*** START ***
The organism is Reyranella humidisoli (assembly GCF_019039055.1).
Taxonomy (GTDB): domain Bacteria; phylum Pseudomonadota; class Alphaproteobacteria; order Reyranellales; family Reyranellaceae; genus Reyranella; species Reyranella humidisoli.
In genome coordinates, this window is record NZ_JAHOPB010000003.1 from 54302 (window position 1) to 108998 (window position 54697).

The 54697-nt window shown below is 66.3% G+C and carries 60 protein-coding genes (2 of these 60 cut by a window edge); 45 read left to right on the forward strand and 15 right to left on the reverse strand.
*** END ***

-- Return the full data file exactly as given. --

The organism is Reyranella humidisoli (assembly GCF_019039055.1).
Taxonomy (GTDB): domain Bacteria; phylum Pseudomonadota; class Alphaproteobacteria; order Reyranellales; family Reyranellaceae; genus Reyranella; species Reyranella humidisoli.
In genome coordinates, this window is record NZ_JAHOPB010000003.1 from 54302 (window position 1) to 108998 (window position 54697).

The 54697-nt window shown below is 66.3% G+C and carries 60 protein-coding genes (2 of these 60 cut by a window edge); 45 read left to right on the forward strand and 15 right to left on the reverse strand.